¶23 Defendants complain that their requested supplemental instruction on causation was not given. The defendants wished to instruct the jury that, even if all the negligent acts complained of were true, the jury could not find against the defendants unless they found that their negligence was the proximate cause of Mr. Covel’s injuries. The proposed instruction stated:

The proximate cause of an injury must be the efficient cause which sets in motion the chain of circumstances leading to the injury. If the negligence complained of merely furnishes a condition by which the injury was made possible and a subsequent independent act caused the injury, then the existence of such a condition is not the proximate cause of the injury.

The plaintiffs responded that the requested instruction is not a uniform instruction and was unnecessary because the standard instruction on the elements of negligence sufficiently instructs the jury on causation. Plaintiffs contend that the instruction does not fit the facts because there was no subsequent independent act after the negligence of defendants.

¶24 Defendants also contend that the negligence per se instructions to the jury about regulations that defendants violated should not have been given because they were not applicable to the issues in the case. Jury Instruction No. 9 was styled Negligence Per Se – Violation of Statute or Regulation. This instruction informed the jury that in addition to the duty to exercise ordinary care there are also duties imposed by statute, and that if they found that a person violated any one of the following statutes or federal regulations, and that the violation was the direct cause of the injury, then such violation in and of itself would make such person negligent. (emphasis added). Instruction 9 listed statutes in force and effect in the State of Oklahoma at the time of the occurrence that require commercial chauffeurs to be licensed; that prohibit crossing the median into opposing traffic lanes when driving on divided highways and that prohibit driving at a speed in excess of 70 mph on a four-lane divided highway.

¶25 Instruction 10 was styled Negligence Per Se – Violation of Statute or Regulation and listed certain federal motor carrier safety regulations in force and effect at the time of the occurrence:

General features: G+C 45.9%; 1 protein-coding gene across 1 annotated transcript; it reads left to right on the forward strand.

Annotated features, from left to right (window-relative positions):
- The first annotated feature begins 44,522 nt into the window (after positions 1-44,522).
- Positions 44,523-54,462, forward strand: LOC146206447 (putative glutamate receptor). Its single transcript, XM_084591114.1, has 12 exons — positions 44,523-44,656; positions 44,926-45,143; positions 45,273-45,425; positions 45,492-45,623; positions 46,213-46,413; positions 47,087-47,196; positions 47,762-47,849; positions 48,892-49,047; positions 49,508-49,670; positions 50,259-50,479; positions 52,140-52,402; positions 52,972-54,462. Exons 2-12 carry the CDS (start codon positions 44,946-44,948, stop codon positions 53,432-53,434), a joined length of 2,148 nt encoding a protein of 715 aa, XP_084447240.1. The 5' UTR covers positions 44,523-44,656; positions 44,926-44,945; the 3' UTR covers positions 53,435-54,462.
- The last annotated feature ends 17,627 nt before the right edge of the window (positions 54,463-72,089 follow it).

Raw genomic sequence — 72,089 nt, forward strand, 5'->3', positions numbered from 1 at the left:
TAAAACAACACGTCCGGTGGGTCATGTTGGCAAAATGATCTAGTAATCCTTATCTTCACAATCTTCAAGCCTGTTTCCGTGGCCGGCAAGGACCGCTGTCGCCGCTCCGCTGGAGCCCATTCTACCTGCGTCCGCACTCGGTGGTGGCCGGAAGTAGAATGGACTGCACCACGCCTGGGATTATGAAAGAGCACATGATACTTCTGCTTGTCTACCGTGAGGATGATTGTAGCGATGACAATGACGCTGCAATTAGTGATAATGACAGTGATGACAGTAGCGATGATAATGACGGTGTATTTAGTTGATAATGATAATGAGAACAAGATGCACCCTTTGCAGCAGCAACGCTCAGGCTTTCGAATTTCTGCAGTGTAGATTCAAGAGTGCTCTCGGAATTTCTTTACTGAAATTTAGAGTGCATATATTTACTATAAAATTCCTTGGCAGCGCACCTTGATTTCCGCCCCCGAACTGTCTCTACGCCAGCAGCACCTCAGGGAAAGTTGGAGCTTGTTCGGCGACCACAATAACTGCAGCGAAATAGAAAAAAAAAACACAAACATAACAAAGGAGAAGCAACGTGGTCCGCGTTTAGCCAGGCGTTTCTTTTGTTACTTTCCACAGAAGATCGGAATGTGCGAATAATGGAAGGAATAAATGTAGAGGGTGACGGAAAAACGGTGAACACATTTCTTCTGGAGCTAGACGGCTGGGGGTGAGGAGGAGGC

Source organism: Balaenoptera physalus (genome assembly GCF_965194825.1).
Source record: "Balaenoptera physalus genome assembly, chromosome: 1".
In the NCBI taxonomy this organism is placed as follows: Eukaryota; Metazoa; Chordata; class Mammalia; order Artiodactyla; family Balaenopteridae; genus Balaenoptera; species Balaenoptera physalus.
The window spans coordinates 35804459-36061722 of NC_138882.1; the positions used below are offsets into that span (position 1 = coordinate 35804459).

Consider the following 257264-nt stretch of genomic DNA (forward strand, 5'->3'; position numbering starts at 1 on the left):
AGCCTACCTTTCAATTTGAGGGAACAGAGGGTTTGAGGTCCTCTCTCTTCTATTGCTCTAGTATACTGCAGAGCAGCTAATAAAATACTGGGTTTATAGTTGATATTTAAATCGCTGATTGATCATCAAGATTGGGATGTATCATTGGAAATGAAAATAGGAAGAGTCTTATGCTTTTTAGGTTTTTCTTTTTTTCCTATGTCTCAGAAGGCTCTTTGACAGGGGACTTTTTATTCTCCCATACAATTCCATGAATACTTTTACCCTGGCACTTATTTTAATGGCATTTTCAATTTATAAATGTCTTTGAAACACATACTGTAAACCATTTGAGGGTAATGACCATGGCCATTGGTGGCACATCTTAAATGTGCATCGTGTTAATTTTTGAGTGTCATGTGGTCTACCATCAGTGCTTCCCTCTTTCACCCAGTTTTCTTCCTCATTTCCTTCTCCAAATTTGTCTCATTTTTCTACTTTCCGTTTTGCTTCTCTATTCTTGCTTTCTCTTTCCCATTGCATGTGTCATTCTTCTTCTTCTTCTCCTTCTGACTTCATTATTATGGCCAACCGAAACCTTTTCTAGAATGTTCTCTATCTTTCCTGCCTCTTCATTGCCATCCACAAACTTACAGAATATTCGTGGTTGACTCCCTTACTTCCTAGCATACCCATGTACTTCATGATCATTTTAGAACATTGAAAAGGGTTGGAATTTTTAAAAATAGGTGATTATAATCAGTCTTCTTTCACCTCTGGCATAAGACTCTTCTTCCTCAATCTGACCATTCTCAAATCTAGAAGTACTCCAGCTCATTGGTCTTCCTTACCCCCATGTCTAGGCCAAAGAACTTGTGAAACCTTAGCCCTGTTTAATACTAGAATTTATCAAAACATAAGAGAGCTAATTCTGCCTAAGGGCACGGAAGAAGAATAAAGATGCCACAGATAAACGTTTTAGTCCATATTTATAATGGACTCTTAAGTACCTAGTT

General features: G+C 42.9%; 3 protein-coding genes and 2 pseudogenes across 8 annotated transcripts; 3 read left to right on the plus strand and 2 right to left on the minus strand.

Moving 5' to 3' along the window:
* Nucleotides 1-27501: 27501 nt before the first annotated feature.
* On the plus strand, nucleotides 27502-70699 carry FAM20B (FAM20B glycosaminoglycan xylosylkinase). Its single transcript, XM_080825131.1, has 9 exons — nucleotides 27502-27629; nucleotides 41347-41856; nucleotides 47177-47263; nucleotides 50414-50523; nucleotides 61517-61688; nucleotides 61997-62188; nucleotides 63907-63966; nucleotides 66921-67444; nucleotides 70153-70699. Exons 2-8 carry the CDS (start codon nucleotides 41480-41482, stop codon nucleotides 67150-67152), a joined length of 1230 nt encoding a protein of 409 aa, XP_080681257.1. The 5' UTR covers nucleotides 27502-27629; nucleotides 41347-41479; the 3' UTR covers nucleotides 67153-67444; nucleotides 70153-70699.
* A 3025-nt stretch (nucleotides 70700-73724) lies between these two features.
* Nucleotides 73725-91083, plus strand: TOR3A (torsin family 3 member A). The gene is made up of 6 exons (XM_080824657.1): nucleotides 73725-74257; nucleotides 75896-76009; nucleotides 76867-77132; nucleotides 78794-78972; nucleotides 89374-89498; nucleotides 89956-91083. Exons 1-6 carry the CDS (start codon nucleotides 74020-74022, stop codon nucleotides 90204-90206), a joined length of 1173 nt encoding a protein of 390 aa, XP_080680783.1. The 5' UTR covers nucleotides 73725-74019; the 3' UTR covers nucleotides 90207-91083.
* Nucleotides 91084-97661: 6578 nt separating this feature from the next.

–Commercial Driver’s License Standards; Requirements and Penalties
–Qualifications of Drivers and Longer Combination Vehicle (LCV) Driver Instructors;
–Required Knowledge and Skills for CDL license applicants;
–Road test requirement for driver of commercial motor vehicles;
–Equipment, inspection and use.
8

Instruction No. 9 set out laws applicable to plaintiff’s decedent as well as to the defendants. Instruction 10 set out the federal regulations applicable to commercial vehicle operators and drivers.

¶26 It is the duty of the trial court to give instructions that accurately reflect the law and apply to the issues. The test of reversible error in giving jury instructions is whether the jury was misled to the extent of rendering a different verdict than it would have rendered if the errors alleged had not occurred. Johnson v. Ford Motor Co., 2002 OK 24 ¶14, 45 P.3d 86, 92-93. The trial judge instructed the jury on negligence, direct causation, comparative negligence (which included contributory negligence), negligence per se, and unavoidable accident. The jury was instructed that their decision must be based on probabilities and not possibilities, and not upon speculation or guesswork. The jury was also instructed on concurrent causes, the burden of proof and weight of the evidence. We conclude that there was no prejudicial misstatement of law and no fundamental error in the instructions given on negligence per se. The jury was instructed three times on causation.9 We find that the trial did not err in refusing to give the defendants’ requested instruction on causation.

¶27 Defendants argue that the trial court “repeatedly constrained Defendants’ ability to present their theory of the case, while permitting Dr. Strauss to range far and wide in his opinions.” We find this argument to be without merit. The defendants did not object to Dr. Strauss’ testimony or his opinions about what witnesses and parties would have been able to observe or what might have happened in the northbound lanes of traffic. Defendants asserted that Mr. Covel may have had a medical event that caused the accident, and they cross-examined Mrs. Covel about her husband’s health history. They did not call Mr. Covel’s doctors as witnesses or introduce any of his medical records at trial. The jury was instructed on contributory negligence and that it was negligence per se for a driver to be on the wrong side of the road, as Mr. Covel was. We are not persuaded that the defendants were constrained by the trial court in presenting their theory of the case.